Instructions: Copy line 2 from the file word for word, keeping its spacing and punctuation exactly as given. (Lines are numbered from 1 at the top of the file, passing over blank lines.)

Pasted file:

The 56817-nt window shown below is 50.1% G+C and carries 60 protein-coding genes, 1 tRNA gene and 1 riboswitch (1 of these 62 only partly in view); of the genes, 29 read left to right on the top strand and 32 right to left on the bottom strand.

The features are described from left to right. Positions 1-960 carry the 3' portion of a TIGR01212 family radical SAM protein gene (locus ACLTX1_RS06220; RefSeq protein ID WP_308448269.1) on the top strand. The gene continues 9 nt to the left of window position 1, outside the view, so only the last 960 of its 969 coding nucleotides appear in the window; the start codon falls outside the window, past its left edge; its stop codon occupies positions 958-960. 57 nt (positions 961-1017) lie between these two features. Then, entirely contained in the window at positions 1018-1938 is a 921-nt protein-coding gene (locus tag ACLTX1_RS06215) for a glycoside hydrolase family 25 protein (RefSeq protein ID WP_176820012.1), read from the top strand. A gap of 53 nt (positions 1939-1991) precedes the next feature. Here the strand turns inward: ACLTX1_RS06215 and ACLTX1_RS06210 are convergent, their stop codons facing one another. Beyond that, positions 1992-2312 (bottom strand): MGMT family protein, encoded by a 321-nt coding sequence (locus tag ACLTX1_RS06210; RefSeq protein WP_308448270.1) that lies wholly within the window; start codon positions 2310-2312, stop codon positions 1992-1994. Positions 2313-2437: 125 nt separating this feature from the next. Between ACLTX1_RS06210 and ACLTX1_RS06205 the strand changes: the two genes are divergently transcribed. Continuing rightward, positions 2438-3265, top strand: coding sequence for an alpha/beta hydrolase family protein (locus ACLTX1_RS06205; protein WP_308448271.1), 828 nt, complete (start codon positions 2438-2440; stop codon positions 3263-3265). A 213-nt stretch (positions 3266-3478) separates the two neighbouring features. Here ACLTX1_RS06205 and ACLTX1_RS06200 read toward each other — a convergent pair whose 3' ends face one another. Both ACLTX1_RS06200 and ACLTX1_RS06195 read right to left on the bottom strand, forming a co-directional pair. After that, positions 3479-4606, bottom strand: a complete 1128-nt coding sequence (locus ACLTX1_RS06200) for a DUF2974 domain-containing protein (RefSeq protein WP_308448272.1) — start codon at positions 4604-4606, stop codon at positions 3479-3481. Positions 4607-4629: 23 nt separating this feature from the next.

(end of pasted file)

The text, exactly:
The features are described from left to right. Positions 1-960 carry the 3' portion of a TIGR01212 family radical SAM protein gene (locus ACLTX1_RS06220; RefSeq protein ID WP_308448269.1) on the top strand. The gene continues 9 nt to the left of window position 1, outside the view, so only the last 960 of its 969 coding nucleotides appear in the window; the start codon falls outside the window, past its left edge; its stop codon occupies positions 958-960. 57 nt (positions 961-1017) lie between these two features. Then, entirely contained in the window at positions 1018-1938 is a 921-nt protein-coding gene (locus tag ACLTX1_RS06215) for a glycoside hydrolase family 25 protein (RefSeq protein ID WP_176820012.1), read from the top strand. A gap of 53 nt (positions 1939-1991) precedes the next feature. Here the strand turns inward: ACLTX1_RS06215 and ACLTX1_RS06210 are convergent, their stop codons facing one another. Beyond that, positions 1992-2312 (bottom strand): MGMT family protein, encoded by a 321-nt coding sequence (locus tag ACLTX1_RS06210; RefSeq protein WP_308448270.1) that lies wholly within the window; start codon positions 2310-2312, stop codon positions 1992-1994. Positions 2313-2437: 125 nt separating this feature from the next. Between ACLTX1_RS06210 and ACLTX1_RS06205 the strand changes: the two genes are divergently transcribed. Continuing rightward, positions 2438-3265, top strand: coding sequence for an alpha/beta hydrolase family protein (locus ACLTX1_RS06205; protein WP_308448271.1), 828 nt, complete (start codon positions 2438-2440; stop codon positions 3263-3265). A 213-nt stretch (positions 3266-3478) separates the two neighbouring features. Here ACLTX1_RS06205 and ACLTX1_RS06200 read toward each other — a convergent pair whose 3' ends face one another. Both ACLTX1_RS06200 and ACLTX1_RS06195 read right to left on the bottom strand, forming a co-directional pair. After that, positions 3479-4606, bottom strand: a complete 1128-nt coding sequence (locus ACLTX1_RS06200) for a DUF2974 domain-containing protein (RefSeq protein WP_308448272.1) — start codon at positions 4604-4606, stop codon at positions 3479-3481. Positions 4607-4629: 23 nt separating this feature from the next.